After more than eight years of conflict, the situation in the Syrian Arab Republic remains one of the most significant humanitarian crises of our time. The scale, severity and complexity of the humanitarian needs remain extensive, particularly for children, due to the continued hostilities in several regions, new and protracted displacements, increasing self-organized returns and the erosion of community resilience. The United Nations estimates that 11 million people require humanitarian assistance, including 4.7 million children, 1.3 million people with disabilities, as well as pregnant and lactating women, who are facing particularly high levels of vulnerability. More than 3.1 million children under 5 years and 1.6 million pregnant and lactating women require nutritional support. Grave violations of children's rights and violations of international humanitarian law continue, with children killed and injured by the persistent use of explosive weapons in civilian areas, the destruction of health and educational facilities and the recruitment of children. Years of conflict have dramatically reduced access to basic social services: 2.1 million children aged 5 to 17 years are out of school and 1.3 million children are at risk of dropping out or not learning. Displaced populations and returnees, particularly in the northeast and northwest, are vulnerable to outbreaks of infectious diseases due to unsanitary living conditions, overstretched health services and low coverage of routine immunization. UNICEF and the World Health Organization (WHO) estimate that over 577,000 newborns require routine immunization and some 320,000 children aged 13 to 59 months are not fully vaccinated. In addition, some 15.5 million people require access to safe water, including 6.2 million people experiencing acute needs. While the full scale of explosive contamination is not known, preliminary findings indicate that nearly 2,600 communities are contaminated, with 11.5 million people at risk – an increase of 1.3 million additional people from 2018. The delivery of humanitarian assistance remains extremely difficult due to active conflict, insecurity and restrictions on movement. Between May and August, the escalation of hostilities has left over 630,000 people displaced in the northwest, with widespread destruction of civilian infrastructure (homes, hospitals, schools and water stations). WHO has confirmed 43 incidents impacting health facilities or health personnel in northwest Syrian Arab Republic, and the United Nations has verified 73 incidents affecting educational facilities. Over half of the school-aged population of Idleb (300,000 children) is at risk of being out of school. The humanitarian situation remains fluid in the south, where tensions continue. Between March and September 2019, almost 20,000 people departed Rukban camp towards Homs, while some 12,000 people remain in the camp without regular humanitarian assistance. The northeast remains one of the most complex operating environments in the country due to ongoing hostilities, weather-related hazards and population movements. Al Hol camp currently hosts some 68,000 people (90 per cent children and women) who are fully dependent on humanitarian assistance. An estimated 160,000 people, including 70,000 children, have been displaced since the start of the military operations on 9 October.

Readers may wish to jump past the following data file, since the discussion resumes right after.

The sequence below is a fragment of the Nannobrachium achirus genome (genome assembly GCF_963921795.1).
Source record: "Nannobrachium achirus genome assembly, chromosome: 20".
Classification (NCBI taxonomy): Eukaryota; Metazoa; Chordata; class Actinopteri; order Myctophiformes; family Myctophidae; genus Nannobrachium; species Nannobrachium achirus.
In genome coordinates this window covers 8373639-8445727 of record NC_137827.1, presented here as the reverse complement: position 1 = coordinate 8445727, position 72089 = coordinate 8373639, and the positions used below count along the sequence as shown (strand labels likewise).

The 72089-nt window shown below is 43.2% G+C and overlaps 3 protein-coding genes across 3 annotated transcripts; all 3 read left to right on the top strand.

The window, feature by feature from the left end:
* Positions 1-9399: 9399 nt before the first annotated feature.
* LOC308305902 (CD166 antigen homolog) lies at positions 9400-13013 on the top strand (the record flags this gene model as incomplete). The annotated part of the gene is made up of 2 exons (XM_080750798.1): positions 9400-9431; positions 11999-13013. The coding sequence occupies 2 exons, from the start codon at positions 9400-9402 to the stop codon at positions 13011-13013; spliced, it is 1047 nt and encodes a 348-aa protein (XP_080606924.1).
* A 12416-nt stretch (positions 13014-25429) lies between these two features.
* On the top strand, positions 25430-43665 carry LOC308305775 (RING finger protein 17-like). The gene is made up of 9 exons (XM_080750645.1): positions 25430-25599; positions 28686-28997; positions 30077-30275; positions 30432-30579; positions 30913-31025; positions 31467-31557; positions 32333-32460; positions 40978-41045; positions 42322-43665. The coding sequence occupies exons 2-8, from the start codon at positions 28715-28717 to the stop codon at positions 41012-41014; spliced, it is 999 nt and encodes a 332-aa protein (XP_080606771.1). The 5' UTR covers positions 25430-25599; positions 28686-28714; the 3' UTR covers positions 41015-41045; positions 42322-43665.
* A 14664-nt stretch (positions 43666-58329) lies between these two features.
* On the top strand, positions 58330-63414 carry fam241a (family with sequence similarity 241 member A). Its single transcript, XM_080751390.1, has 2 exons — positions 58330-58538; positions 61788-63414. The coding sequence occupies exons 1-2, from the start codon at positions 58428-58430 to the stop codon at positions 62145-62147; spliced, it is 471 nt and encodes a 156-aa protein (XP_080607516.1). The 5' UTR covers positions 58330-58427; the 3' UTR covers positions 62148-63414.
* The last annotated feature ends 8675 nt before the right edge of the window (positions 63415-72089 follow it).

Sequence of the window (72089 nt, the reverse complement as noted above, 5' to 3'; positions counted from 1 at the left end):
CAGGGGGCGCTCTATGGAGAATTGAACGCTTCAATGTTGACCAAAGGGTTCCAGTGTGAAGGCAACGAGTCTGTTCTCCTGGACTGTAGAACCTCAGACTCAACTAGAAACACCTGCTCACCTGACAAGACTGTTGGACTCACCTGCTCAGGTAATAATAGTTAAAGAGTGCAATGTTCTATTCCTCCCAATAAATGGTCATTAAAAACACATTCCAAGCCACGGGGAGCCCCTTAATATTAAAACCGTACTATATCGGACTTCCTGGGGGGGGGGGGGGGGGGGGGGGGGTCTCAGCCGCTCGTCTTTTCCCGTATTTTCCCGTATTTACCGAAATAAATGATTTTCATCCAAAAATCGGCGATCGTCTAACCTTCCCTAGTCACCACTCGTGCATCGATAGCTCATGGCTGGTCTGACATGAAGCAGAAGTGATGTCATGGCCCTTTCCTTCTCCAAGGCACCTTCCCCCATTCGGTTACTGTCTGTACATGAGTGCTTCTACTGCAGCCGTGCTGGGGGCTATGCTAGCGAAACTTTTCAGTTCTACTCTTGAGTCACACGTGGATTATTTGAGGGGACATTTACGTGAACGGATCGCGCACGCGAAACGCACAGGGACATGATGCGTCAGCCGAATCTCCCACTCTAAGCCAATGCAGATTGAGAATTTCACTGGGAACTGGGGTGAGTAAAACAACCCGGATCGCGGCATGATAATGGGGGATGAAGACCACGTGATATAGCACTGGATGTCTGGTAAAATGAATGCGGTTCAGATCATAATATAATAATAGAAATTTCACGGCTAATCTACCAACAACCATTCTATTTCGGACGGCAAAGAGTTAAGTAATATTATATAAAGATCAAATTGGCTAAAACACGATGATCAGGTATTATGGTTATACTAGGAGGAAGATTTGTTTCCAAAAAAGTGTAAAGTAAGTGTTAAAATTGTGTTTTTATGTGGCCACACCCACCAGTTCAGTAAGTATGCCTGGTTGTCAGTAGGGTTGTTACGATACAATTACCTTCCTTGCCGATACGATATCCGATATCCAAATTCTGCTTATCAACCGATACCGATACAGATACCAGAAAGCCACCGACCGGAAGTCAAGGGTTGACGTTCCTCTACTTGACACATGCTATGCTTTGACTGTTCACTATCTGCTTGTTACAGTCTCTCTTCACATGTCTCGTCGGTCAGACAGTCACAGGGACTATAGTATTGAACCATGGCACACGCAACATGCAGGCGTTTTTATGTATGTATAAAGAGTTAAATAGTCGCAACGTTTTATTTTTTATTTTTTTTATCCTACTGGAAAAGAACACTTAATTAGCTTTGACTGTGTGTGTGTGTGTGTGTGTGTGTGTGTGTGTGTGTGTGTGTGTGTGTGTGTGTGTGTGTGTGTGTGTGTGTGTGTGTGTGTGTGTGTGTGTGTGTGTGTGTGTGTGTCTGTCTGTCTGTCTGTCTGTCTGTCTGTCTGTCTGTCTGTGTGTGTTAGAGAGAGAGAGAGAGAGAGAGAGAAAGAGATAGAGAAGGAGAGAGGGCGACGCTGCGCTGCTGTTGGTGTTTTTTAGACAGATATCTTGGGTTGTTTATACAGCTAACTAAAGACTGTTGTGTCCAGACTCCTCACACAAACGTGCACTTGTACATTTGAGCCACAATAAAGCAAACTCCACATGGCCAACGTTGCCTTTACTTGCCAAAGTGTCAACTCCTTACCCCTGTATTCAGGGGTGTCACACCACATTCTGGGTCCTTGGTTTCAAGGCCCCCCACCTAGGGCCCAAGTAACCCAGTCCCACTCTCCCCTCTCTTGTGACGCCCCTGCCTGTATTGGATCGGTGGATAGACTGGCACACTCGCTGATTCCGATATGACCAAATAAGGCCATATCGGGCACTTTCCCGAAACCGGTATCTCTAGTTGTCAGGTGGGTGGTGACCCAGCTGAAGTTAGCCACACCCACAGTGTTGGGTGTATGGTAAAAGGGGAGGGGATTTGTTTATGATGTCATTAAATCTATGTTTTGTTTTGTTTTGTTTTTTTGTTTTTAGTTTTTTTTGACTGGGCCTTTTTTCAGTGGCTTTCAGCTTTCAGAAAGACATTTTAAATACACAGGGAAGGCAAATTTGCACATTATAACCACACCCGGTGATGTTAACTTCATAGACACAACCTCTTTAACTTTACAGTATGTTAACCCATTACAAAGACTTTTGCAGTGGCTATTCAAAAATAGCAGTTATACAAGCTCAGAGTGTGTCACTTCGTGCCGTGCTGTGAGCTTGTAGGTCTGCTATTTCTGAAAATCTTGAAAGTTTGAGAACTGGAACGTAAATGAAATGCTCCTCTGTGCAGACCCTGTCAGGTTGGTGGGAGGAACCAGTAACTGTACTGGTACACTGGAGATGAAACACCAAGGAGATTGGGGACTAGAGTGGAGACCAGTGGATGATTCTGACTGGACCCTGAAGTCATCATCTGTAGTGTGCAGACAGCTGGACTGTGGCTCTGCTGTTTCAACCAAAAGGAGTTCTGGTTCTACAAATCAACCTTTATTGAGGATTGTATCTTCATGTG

UNICEF's humanitarian strategy in the Syrian Arab Republic will be implemented using the Whole of Syria Approach through three hubs in Damascus, Gaziantep and Amman. In nutrition, UNICEF will strengthen life-saving and preventive services for vulnerable populations, focusing on safe and appropriate infant and young child feeding (IYCF) practices, as well as micronutrient interventions. Increasing access to life-saving and coordinated, equitable health services for the most vulnerable will remain a priority, including through the Expanded Programme on Immunization for children under 5 years and supplementary immunization activities in hard-to-reach and newly accessible areas.